Fifteen tips for starting out in ministry

sheep-1547720_1920I was a young minister once! Up to the age of 50 you’re allowed to think that maybe you still are. But then I have to realise that Margaret Thatcher resigned as PM while I was in college, Scotland didn’t get a Parliament for another eight years after I left Scotland and was ordained, and I am firmly in the second half on ministry, hoping still to score a few goals. So, as I have watched an encouraging batch of young men enter ministry this autumn, several of whom I have followed through training, here are fifteen tips for starting well that I’ve picked up along the way.

  1. Preach within your range. The Bible is like a mountain range, and some peaks are a lot higher than others, so don’t set out to preach beyond your capabilities. We grow into the task of preaching, so don’t set out to preach through revelation as your first series, or John 14-17 or 2 Cor. 10-13. (I tried the latter, and am still scarred by the experience.) Preach what your congregation needs to hear most, and what you can make clear and apply well. Your preaching will reach first class standard after about five years, and test match standard….maybe! meantime, know your limits. John Chapman says ‘Preaching’s not that hard. It’s just the first forty years that’s the worst!’ After twenty four years I am starting to appreciate that quip more and more.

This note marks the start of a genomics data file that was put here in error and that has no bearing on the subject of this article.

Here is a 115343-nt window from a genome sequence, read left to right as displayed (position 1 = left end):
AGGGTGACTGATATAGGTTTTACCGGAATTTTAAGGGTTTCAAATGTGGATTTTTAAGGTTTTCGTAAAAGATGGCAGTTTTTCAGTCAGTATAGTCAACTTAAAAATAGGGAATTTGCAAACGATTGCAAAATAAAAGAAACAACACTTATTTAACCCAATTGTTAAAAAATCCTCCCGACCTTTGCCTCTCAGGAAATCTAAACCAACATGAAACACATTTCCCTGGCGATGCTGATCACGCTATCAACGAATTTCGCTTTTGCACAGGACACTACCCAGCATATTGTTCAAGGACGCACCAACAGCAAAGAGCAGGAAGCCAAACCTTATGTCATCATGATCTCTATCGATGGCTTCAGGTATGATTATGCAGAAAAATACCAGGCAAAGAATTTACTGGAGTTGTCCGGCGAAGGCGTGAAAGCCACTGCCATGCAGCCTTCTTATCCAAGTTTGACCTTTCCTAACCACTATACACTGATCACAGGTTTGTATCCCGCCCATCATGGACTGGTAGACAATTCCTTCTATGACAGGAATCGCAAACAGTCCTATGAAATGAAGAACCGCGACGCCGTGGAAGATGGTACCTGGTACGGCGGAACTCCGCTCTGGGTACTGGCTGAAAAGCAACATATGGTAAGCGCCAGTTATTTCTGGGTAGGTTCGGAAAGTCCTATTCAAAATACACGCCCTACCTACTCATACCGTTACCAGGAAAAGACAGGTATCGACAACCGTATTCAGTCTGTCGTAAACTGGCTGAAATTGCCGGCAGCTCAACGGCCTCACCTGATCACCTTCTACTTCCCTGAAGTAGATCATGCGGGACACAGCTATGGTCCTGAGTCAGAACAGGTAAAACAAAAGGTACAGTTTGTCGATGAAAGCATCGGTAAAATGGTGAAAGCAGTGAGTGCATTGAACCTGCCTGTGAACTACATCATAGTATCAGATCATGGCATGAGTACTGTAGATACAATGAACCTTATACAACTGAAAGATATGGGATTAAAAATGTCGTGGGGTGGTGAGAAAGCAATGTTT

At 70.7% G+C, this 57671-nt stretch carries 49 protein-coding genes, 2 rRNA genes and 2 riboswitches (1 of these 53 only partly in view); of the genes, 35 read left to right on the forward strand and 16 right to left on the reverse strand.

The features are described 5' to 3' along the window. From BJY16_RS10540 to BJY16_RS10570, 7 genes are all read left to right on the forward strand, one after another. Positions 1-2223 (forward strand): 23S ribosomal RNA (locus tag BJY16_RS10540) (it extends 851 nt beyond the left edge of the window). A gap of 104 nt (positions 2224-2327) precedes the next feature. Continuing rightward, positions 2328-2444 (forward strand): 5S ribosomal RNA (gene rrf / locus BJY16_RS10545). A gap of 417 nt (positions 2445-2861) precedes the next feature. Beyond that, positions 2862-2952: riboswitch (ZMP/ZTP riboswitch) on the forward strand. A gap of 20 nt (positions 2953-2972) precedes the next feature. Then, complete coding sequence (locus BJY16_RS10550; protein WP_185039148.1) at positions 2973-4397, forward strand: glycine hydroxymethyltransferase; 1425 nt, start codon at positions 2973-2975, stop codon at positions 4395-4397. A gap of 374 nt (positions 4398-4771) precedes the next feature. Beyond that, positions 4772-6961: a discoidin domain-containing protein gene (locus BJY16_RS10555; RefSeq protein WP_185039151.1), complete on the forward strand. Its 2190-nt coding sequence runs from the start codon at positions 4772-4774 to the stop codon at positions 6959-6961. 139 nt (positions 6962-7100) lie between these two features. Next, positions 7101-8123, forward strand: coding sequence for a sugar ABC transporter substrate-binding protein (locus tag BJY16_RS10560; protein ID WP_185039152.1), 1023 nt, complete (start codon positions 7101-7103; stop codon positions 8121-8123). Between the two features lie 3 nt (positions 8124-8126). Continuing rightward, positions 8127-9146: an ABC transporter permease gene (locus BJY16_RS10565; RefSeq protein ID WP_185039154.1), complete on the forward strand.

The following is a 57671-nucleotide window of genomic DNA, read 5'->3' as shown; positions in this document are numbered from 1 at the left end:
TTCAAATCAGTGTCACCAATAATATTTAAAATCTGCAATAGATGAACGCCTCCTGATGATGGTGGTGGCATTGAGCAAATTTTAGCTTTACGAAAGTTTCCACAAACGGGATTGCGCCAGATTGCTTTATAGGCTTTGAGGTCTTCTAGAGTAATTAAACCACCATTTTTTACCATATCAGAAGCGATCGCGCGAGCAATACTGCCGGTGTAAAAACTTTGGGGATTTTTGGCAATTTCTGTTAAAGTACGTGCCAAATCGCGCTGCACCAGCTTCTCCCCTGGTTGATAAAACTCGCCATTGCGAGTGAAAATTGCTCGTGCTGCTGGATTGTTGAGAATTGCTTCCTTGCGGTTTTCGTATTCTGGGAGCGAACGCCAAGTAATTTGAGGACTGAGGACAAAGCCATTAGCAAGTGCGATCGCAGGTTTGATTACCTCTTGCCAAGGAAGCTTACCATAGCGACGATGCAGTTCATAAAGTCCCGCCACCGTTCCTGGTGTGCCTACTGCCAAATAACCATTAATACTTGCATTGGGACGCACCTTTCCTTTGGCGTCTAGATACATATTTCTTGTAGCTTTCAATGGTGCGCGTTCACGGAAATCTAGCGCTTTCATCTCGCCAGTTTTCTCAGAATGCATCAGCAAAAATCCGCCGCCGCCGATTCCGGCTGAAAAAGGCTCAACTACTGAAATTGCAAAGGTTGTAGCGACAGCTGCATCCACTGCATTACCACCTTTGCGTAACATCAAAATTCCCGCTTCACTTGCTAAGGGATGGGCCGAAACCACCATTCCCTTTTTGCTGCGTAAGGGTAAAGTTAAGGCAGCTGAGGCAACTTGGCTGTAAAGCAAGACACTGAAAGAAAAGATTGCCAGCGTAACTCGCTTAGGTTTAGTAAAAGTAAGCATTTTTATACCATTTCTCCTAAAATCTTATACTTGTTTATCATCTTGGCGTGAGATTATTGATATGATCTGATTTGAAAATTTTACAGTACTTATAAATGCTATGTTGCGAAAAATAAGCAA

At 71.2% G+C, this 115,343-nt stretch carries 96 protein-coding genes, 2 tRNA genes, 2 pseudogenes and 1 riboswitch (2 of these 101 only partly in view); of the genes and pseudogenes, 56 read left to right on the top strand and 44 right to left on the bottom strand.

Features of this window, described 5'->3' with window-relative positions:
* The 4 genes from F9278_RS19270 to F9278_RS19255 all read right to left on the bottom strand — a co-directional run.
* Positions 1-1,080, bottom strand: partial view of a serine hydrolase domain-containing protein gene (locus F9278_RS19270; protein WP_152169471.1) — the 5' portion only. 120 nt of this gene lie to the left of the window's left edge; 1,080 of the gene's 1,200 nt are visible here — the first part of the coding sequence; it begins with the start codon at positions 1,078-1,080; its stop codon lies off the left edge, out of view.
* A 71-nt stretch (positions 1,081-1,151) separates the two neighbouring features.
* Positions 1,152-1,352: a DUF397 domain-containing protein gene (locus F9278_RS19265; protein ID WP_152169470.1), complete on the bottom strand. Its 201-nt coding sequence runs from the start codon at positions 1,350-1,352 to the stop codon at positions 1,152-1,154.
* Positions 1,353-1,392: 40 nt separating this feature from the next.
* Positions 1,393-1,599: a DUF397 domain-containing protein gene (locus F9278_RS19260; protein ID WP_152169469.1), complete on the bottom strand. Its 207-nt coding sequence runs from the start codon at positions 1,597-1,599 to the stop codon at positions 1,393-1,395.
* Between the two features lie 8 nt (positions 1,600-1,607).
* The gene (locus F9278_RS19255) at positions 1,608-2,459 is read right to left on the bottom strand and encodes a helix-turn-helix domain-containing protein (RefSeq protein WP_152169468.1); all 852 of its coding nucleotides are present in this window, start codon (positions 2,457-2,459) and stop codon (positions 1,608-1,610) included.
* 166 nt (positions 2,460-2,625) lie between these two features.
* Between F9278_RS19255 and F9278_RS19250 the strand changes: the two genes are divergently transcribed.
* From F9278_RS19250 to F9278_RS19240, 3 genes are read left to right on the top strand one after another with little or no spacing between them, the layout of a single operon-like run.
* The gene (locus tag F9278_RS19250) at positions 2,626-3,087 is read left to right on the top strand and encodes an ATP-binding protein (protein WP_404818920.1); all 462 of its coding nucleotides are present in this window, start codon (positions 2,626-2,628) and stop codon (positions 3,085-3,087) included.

1. Make a preaching plan for your first few years that takes you to a different genre of Scripture in each ‘term’ of the year. I watched my pastor in Abingdon, Simon Hutton, do this in his early years in Abingdon, and it is a great plan (which had never occurred to me). So we had Exodus 1-15, Colossians, some of Mark, Job (the best early series), Amos and Micah, and so on. As he tackled each series, so he became used to handling that Scripture genre ready for whenever he handled a similar book in future. See your early years in preaching as developing your skills gradually.
  1. If you are a sole pastor, and preach both ends of the day on a Sunday, don’t do a mega series both ends of the day. The real challenge of such ministry is staying fresh at both ends of the day, and not letting one sermon become the poor relation, and typically it is the evening sermon that suffers. Sometimes it is good to do a doctrinal or evangelistic series in the morning that doesn’t tax all your prep time, leaving you free to work hard at an evening series in OT narrative, or a closer exposition of a NT letter. When you want to put your main effort into the morning series, preach from well within your range in your evening series.